After all these comic and satiric stories, "This Tyrant Crown" by Liam Hogan provides a change of mood. The narrator is a dying king. As a young man, he received the crown from the previous king on his deathbed, although he was not a member of the royal family. In this fantasy world, the crown itself is the source of unlimited control of the realm. The narrator relates his story to his young daughter, leading to a grim conclusion. This is a dark and powerful tale of the way in which power corrupts.

"The Great Mall" by Salinda Tyson takes place in a future of extreme consumerism. It follows a mother and her children on a typical day of shopping. The logical but surprising climax of their obsessive buying carries a biting message about the importance of constant purchasing to the modern economy.

The title of "Skywalker" by Jennifer R. Povey refers to an enormous robot, controlled by a human operator who rides inside it, which battles other robots in sporting events. When it vanishes, the operator has to figure out how such a huge object could disappear. This is a simple story, without much to it besides its basic concept.

"Eaten" by Ville Meriläinen takes place in a strange version of the modern world in which pigs are fully sentient. They have their own form of government. War threatens to break out between humans and swine. The narrator is a porcine politician who reveals the secret motive behind his actions. Despite a premise that might have been ridiculous, this is a serious story, which may haunt the reader's imagination.

"Into Xibalba" by Sita C. Romero makes use of Mayan mythology in a tale of courage and sacrifice. A pregnant woman has a fatal disease, caused by demons. She travels to the underworld to save the life of her unborn child. The author creates a compelling and inspiring story of triumph over evil.

"The Emerald Image" by Martin M. Clark involves a peculiar kind of time control, in which technology of immense proportions can change the present without true time travel. The only point of a great deal of technobabble is to end the story with an allusion to a classic rock song.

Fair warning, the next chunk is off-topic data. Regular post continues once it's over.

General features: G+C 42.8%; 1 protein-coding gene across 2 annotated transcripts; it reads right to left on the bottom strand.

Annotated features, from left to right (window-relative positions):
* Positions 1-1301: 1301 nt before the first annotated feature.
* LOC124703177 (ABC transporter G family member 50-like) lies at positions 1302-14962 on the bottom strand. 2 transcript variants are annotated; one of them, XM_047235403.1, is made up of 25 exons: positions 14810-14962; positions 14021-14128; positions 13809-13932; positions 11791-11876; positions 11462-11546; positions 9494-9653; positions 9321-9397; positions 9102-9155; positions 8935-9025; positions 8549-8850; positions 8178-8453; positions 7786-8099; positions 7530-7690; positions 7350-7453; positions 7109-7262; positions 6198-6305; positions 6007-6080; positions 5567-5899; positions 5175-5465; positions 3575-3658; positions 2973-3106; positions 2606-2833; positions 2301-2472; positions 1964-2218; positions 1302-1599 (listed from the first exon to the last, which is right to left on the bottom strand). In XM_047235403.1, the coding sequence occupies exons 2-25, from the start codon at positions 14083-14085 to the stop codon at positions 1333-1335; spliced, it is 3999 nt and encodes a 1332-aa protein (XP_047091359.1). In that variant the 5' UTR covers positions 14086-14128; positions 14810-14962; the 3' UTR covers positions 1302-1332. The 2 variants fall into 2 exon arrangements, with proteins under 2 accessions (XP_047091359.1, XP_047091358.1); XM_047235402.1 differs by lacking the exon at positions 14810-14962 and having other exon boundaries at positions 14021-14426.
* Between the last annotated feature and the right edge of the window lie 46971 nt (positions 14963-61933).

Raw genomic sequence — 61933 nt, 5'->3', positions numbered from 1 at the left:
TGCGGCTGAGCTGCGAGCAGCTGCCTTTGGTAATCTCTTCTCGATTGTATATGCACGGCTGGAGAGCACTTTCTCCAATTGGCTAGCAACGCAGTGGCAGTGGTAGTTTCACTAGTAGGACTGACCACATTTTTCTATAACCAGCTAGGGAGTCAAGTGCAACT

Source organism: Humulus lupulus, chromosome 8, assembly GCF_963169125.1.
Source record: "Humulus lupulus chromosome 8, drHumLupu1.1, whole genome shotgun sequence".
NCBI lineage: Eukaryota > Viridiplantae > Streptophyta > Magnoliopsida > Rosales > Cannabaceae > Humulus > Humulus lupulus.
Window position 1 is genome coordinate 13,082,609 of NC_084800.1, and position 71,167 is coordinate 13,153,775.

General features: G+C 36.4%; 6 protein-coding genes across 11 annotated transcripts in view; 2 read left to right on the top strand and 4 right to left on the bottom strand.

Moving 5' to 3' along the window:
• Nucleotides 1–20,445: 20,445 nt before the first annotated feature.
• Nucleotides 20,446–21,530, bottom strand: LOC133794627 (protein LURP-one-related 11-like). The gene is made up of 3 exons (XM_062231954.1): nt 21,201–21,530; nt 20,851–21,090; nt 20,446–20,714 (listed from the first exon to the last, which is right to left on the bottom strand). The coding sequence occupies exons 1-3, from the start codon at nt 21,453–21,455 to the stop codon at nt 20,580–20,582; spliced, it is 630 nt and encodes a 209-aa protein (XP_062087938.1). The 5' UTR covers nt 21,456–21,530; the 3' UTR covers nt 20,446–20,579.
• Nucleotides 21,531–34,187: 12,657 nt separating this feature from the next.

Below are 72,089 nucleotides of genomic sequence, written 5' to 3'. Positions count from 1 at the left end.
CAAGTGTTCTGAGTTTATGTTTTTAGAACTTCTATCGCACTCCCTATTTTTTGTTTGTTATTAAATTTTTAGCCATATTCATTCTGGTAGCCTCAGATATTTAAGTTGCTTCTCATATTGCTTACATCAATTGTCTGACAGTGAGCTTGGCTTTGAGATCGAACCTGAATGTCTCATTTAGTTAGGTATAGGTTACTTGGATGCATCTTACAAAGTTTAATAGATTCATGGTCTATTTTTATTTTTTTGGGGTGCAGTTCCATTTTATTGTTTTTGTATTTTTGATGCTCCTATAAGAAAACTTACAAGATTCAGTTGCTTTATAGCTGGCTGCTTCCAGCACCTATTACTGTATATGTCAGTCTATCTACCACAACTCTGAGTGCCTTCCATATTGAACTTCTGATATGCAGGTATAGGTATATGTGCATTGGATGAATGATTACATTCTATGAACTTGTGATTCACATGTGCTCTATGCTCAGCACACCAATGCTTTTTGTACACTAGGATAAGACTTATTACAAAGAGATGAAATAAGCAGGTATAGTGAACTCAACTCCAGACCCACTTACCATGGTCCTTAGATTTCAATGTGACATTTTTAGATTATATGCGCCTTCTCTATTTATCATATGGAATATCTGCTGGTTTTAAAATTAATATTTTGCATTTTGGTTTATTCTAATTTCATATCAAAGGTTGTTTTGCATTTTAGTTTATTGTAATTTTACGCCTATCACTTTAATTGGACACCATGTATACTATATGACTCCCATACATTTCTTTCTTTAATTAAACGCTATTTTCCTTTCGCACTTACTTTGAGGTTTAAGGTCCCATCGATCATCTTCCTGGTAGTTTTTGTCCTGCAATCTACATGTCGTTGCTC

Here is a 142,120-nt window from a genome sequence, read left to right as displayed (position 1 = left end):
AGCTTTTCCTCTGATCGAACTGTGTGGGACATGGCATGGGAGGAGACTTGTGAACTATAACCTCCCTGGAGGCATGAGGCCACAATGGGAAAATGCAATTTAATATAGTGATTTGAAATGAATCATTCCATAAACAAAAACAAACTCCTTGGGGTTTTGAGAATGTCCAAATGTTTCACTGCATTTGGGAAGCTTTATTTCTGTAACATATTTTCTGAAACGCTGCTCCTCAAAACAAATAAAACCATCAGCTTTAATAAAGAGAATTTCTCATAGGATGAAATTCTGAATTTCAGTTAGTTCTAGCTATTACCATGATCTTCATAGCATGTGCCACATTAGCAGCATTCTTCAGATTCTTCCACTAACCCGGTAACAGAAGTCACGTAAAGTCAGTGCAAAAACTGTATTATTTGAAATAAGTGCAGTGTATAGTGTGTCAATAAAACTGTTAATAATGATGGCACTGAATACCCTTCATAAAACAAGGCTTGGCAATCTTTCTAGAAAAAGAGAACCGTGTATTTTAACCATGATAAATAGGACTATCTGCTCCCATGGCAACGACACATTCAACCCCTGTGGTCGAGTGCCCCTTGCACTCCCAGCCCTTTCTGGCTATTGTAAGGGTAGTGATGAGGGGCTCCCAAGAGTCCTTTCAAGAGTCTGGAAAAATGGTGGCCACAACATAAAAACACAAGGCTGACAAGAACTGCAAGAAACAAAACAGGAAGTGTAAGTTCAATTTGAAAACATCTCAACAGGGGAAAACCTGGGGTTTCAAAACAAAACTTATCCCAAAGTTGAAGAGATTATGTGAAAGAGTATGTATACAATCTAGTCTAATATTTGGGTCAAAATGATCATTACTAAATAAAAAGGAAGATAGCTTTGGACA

"TidBits" by Sharon Diane King is a macabre twist on a familiar fairy tale. A global catastrophe releases into the world creatures who feed on people. A clever old woman lures two of these beings into a trap. Readers who enjoy gruesome stories with a touch of wit will appreciate this black comedy.

In "The Catacombs of Constitutional History" by Julia August, deadly monsters inhabit the libraries where students must go to do their research. The narrator plots to win success as a scholar without dying. This offbeat fantasy takes a satiric look at the hazards of academia.

The anthology concludes with four brief stories, given the group title "Grins & Gurgles." In "New Shoes" by Robert Bagnall, an elderly woman tells her grandchildren about the old days, when people had to leave their homes to do things. This story ends with a memorable punchline.

In "Kismet" by Barry Charman, the Devil goes into a bar full of other archetypical beings to bemoan his fate. This is an odd theological fantasy. The author's intent escapes me.

In "They Saw Me Coming" by Russell Hemmell, a genetically enhanced roach returns from space, where scientists sent it as an experiment. The unpleasant results come as no surprise to the reader.

In "Bigger and Better Things" by Joseph Sidari, an insect turns into a man. This humorous inversion of a famous literary classic ends the volume on a lighthearted note.


Victoria Silverwolf would like to point out that this anthology also contains a reprinted concrete poem by the late, great Edward Bryant.